My guest today is Lori Knutson the author of five novels spread across different genres. The first book, Sacred Simplicities, is a compilation of newspaper articles she wrote for the Grande Prairie Daily Herald Tribune. These stories in this devotional are autobiographical like the ones in the sequel to Sacred Simplicities called More Simplicities. Her young adult novels are ghost-type stories with coming-of-age echoes set on Prince Edward Island. Her latest young adult novel, Where There’s a Will, is the sequel to The Ghost of Northumberland Strait. Denby Jullsen, Hughenden is a fictional work set in 1930s Alberta. It’s full of murder, lust and intrigue, a literary murder mystery.
When did you first decide to write and what got you started?
I think I started writing because I wanted to impress my dad. That was a long time ago. Now I just enjoy creating. (Update: Dad remains unimpressed.)
Do you plot your stories or do you write and see where it takes you?
I used to write and see where the story would take me. Looking back, that was the hard way to do it. Now I lay as much groundwork as I can. I make a detailed outline, I draw floorplans of the buildings in my stories, and I research as much as I can before I write. Harder work at the beginning makes for easier writing down the road, in my experience.
Do you have any inspirations for you writing? Other authors / people / events?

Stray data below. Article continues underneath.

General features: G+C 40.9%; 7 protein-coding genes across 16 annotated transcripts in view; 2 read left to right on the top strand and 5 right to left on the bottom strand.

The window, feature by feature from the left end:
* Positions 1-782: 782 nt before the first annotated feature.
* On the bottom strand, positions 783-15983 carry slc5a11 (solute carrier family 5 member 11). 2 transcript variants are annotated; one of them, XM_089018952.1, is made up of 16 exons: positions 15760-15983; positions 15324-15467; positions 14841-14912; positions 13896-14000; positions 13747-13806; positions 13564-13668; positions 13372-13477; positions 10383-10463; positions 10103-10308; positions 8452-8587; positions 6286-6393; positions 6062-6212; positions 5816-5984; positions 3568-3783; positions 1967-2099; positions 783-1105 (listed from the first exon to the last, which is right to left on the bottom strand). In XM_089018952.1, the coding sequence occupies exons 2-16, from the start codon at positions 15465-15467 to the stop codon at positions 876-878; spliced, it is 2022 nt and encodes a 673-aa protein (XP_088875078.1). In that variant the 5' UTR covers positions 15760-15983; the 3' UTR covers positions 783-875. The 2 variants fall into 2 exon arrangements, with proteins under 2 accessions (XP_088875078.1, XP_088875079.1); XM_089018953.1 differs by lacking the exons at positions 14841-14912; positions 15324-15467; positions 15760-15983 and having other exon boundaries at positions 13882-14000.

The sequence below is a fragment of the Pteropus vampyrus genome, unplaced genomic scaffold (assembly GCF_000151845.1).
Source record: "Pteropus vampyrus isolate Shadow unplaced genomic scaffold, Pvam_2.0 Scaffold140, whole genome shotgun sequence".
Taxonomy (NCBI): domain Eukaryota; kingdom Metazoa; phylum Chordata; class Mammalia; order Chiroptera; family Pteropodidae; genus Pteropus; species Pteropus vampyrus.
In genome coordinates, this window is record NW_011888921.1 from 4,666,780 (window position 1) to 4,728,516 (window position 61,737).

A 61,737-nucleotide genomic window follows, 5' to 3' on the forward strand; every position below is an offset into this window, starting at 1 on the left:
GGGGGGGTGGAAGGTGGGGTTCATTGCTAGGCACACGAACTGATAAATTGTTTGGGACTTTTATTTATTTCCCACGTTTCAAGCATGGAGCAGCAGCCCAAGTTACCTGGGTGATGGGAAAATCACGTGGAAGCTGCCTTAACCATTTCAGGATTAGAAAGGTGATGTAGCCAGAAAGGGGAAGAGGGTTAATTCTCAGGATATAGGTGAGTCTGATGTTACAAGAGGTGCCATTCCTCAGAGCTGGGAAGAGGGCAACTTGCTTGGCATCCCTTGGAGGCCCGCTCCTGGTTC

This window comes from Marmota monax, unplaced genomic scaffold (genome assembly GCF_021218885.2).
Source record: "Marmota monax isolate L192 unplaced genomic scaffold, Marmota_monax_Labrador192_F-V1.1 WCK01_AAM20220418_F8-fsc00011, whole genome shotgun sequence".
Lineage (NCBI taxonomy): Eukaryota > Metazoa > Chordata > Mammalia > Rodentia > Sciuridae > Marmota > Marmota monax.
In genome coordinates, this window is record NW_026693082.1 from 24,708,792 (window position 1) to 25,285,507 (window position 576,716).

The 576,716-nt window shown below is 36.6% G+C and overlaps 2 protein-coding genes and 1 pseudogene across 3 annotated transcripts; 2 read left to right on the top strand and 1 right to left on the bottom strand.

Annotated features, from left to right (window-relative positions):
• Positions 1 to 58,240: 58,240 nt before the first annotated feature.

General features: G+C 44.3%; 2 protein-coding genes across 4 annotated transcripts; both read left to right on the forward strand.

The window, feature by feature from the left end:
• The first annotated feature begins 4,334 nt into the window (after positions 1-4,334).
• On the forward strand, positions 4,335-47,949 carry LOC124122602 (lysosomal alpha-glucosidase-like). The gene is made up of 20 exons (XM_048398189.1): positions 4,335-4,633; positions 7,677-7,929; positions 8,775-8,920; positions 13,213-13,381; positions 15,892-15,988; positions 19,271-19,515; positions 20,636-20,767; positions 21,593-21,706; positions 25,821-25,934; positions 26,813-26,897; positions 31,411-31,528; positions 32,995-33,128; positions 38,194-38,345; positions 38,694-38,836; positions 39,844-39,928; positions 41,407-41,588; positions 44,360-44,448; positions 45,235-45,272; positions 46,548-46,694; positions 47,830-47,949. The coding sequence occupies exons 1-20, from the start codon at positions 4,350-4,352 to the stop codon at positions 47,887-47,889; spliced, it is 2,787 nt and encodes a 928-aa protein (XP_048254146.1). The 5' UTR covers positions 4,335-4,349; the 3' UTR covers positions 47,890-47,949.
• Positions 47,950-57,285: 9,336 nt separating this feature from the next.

Local history inspires a lot of my writing. I like writing about local murders. Fortunately for me (not the victims!) there have been quite a number around where I live in this otherwise peaceful corner of Alberta, Canada.
What is the best part about writing, and the worst?
Feeling isolated is the worst part of writing, and I don’t even mind being alone! Also, my friends and family don’t think I’m “doing” anything when I’m writing. They’re not being insensitive; they just don’t know what the writing process entails. You can’t really know unless you do it. Fair enough.
The best part of writing is how the process lets me access parts of my mind I didn’t know existed. Suddenly, these new ideas and new characters appear out of nowhere. That part is always fascinating!
Do you prefer writing fiction or non-fiction? Why?
I prefer writing non-fiction (like my blog) because it’s easier for me. I was a weekly newspaper columnist for years, so writing non-fiction comes with less effort. Fiction is hard work, but I love the product.
Which of the books that you have written so far is your favourite?
Denby Jullsen, Hughenden is my favourite so far. It’s based on true events, and it’s fast-paced with colourful characters and true-to-life scenarios. It’s when I wrote Denby that I got to be a good writer. My first book won an award and yet I understand that Denby, my adult novel, is my best writing.
What are you currently working on? How long before release?
I’m writing a novel and I’m half way through the first draft. It’s another novel based on a murder (as Denby Jullsen, Hughenden is) and it takes place in this area of east-central Alberta, Canada. It’s about a man who was framed for a mass murder in 1935. Really.